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Press Release: July 31, 2016
Amman Imman receives new grant to launch livestock program for women
Washington DC, July 31, 2016 Through a new grant from Dining for Women, Amman Imman is launching the “Herds for Economic Resiliency Program”(HERds) for the community of Tangarwashane in the Azawak region of Niger, The initiative contributes to a women’s financial autonomy, enabling them to raise healthier families and combat malnutrition. A long-term goal of the program is to help establish healthy-abundant herds that will provide enough income for the women to consistently access health care and provide school fees for all their children. The program builds on two other HERds programs started by Amman Imman in the nearby communities of Couloubade and Ebagueye, which fostered a recipient women's financial independence.
"At the market everything is expensive. With money we can get from our animals, I can buy clothes, take my children to the hospital or buy medicines for them. And sometimes I can buy food for my family,” said Sadouan Alhassan.
HERds offers the most vulnerable women in Tangarwashane a chance to become economically resilient by loaning participants a personal herd of two goats or one cow, providing readily-available nutritious fodder at low cost, free veterinary care, and training in best practice animal husbandry. Without an accessible method to bank money, livestock are the most reliable way for women to store “cash” for future and/or emergency needs. The program aims to help women raise healthier families, especially to combat chronic malnutrition among their children.
"Raising animals is our tradition. It is what we know how to do. It is our livelihood. It always has been and it always will be,” said Raichatou Salah.
In the Azawak region, in particular Tangarwashane, populations traditionally depend on livestock for their livelihoods. Dwindling rainfall and desertification over the last 15 years, killed off livestock and left families in dire poverty. Without ready access to water, food, healthcare, or money, the populations struggle to survive. The Azawak is the least developed region in all of Niger, a country where one out of five children dies before age five—one of the highest rates of child mortality in the world.
“The women Amman Imman work with are traditionally pastoral nomads. Livestock have been their wealth and security for centuries,” said Ariane Kirtley, Founder and Director of Amman Imman. “All [the people] want help replenishing their livestock herds. Women who benefited from our HERds programs [in our other villages] say in the past they relied on their husbands for their security. They now are proud because they feel wealthier than their husbands and are able to provide for their families.”
HERds builds on Amman Imman’s ongoing development work in the Azawak, which began with drilling borehole wells—sustainable sources of water. Amman Imman, as the sole organization committed to working in this region, saw a need to expand programs after the implementation of the boreholes in order to address the many imminent needs of the people. Amman Imman now supports their communities through food security programs, income-generation projects, health, education, and women’s empowerment activities.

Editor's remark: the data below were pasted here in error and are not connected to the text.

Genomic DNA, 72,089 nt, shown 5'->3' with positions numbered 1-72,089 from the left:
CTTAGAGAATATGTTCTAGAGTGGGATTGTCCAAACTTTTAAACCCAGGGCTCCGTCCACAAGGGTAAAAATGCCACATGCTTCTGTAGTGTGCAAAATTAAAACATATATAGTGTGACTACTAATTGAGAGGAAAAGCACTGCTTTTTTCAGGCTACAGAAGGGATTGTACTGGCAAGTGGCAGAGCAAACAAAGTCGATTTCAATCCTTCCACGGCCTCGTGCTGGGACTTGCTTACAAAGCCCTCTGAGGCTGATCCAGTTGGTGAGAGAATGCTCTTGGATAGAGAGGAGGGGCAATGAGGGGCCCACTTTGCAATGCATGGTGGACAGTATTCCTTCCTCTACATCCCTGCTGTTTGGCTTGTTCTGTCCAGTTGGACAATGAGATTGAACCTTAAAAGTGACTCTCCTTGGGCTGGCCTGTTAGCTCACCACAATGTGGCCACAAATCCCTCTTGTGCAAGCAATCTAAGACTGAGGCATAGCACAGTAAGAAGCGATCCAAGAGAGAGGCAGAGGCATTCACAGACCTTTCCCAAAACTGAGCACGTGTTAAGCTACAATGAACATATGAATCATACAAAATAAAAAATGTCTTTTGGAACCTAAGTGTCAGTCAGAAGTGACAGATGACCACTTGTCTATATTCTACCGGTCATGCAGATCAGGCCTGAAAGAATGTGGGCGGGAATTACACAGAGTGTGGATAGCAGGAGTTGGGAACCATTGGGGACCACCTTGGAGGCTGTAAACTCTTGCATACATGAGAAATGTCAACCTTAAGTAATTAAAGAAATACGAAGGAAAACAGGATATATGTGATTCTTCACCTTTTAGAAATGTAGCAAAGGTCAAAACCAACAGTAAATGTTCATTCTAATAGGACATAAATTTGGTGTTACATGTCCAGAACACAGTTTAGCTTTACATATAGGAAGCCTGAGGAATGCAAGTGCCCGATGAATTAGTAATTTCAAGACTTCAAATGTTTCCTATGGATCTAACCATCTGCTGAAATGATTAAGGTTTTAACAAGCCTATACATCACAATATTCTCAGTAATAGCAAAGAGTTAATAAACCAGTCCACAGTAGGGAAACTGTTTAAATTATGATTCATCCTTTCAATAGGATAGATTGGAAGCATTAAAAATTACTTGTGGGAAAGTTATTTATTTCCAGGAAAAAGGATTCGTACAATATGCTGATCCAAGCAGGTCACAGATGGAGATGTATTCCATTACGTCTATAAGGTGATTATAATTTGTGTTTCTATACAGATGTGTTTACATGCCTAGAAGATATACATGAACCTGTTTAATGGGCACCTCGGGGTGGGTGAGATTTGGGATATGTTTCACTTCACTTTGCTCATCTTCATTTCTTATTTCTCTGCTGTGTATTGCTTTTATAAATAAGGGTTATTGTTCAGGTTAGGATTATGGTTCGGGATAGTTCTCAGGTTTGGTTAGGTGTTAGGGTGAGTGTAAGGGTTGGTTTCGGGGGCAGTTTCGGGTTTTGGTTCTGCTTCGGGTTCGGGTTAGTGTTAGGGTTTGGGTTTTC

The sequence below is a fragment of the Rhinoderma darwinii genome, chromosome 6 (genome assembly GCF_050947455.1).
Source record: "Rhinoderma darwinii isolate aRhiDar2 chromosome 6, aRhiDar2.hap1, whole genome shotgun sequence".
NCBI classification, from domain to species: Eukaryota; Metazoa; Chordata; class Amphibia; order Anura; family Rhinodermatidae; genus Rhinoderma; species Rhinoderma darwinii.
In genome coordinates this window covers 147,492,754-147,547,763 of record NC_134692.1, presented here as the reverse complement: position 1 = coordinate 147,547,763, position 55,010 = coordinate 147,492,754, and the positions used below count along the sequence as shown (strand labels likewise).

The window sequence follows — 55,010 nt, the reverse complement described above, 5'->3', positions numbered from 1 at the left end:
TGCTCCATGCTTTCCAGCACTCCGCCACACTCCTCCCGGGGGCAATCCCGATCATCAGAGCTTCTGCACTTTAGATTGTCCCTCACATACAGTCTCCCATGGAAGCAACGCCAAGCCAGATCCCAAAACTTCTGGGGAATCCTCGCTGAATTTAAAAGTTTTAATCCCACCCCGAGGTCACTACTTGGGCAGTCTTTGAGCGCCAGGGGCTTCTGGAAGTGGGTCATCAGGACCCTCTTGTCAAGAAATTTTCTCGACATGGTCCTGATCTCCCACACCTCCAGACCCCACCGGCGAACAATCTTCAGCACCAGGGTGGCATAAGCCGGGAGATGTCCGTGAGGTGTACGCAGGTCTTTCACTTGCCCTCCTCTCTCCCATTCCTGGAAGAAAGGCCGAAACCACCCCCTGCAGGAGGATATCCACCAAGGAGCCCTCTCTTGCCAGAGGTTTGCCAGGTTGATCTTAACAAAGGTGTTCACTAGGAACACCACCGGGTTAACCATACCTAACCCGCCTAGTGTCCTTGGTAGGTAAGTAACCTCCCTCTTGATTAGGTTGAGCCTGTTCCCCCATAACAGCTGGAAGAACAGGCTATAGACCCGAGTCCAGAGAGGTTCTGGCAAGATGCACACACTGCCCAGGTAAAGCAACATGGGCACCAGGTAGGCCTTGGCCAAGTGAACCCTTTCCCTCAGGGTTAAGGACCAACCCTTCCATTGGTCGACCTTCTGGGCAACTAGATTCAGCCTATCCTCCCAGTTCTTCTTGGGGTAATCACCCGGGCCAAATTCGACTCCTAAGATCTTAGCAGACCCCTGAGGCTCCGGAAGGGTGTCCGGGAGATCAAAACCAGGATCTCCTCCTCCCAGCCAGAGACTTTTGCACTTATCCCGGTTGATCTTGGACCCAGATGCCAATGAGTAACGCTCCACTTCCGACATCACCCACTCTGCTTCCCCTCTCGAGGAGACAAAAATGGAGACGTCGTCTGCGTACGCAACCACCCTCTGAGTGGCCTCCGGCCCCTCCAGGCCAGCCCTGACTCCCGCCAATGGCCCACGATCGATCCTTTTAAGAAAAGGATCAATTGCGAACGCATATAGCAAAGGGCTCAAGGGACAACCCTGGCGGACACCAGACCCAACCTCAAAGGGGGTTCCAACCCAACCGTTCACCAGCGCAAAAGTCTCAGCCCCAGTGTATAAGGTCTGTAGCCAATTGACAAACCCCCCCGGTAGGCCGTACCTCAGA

The HERds program in Tangarwashane will offer:
Livestock Loaning. In the first phase, 50 women receive two goats for a one-year term and 10 women receive one cow for a single gestation period, plus weaning time.
Fodder Bank. The program will assist in the establishment of a fodder bank and management committee to provide low-cost feed for livestock. The fodder bank management committee will be democratically elected by the women of Tangarwashane to set the price of and purchase fodder, and identify HERds program participants.
Best Practice Animal Husbandry Training. Training will be provided to livestock recipients and non-recipient women to ensure animal health and herd sustainability community wide.
Free veterinary care to keep participant animals healthy.
Prior to loaning animals, our staff will tag livestock and a veterinarian will administer deworming, vaccinations and conduct a health check. A veterinarian will also do periodic animal health checks when deemed necessary. At the end of the loaning term, the mothers are given to another group of beneficiaries. However, any offspring produced during the loaned period become property of the women to start their own herd. Should our primary livestock become unfit for the program, they will be retired, offered for sale, and funds used to repurchase new mothers.
Income personally earned from the livestock, generally from the production of milk and butter or selling of animals, in particular male offspring, will provide women with income to purchase food, clothes, medicine, and pay for their children’s school materials. Most importantly, women will be active contributors to their own financial well-being, greatly reducing their vulnerability when their husbands migrate.
For more information about the HERds program, please contact: Debra Kahn, firstname.lastname@example.org, 240-418-1143.